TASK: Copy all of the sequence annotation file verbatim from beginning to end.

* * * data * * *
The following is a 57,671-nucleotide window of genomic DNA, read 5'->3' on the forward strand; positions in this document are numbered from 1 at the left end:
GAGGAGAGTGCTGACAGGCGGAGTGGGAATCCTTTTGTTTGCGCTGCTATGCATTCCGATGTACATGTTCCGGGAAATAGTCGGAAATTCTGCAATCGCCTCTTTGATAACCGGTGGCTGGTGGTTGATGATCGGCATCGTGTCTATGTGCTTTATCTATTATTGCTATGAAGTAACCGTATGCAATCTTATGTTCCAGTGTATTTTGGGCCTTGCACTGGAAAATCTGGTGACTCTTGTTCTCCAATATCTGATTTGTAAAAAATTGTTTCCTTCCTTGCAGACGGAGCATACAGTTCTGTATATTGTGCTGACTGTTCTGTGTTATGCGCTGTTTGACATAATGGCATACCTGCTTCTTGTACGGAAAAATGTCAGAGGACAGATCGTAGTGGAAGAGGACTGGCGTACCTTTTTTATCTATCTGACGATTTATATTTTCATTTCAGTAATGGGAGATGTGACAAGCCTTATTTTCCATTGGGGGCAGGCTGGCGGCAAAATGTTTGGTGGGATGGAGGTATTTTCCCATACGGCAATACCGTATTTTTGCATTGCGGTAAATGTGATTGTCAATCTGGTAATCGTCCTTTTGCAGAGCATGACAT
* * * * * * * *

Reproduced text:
The following is a 57,671-nucleotide window of genomic DNA, read 5'->3' on the forward strand; positions in this document are numbered from 1 at the left end:
GAGGAGAGTGCTGACAGGCGGAGTGGGAATCCTTTTGTTTGCGCTGCTATGCATTCCGATGTACATGTTCCGGGAAATAGTCGGAAATTCTGCAATCGCCTCTTTGATAACCGGTGGCTGGTGGTTGATGATCGGCATCGTGTCTATGTGCTTTATCTATTATTGCTATGAAGTAACCGTATGCAATCTTATGTTCCAGTGTATTTTGGGCCTTGCACTGGAAAATCTGGTGACTCTTGTTCTCCAATATCTGATTTGTAAAAAATTGTTTCCTTCCTTGCAGACGGAGCATACAGTTCTGTATATTGTGCTGACTGTTCTGTGTTATGCGCTGTTTGACATAATGGCATACCTGCTTCTTGTACGGAAAAATGTCAGAGGACAGATCGTAGTGGAAGAGGACTGGCGTACCTTTTTTATCTATCTGACGATTTATATTTTCATTTCAGTAATGGGAGATGTGACAAGCCTTATTTTCCATTGGGGGCAGGCTGGCGGCAAAATGTTTGGTGGGATGGAGGTATTTTCCCATACGGCAATACCGTATTTTTGCATTGCGGTAAATGTGATTGTCAATCTGGTAATCGTCCTTTTGCAGAGCATGACAT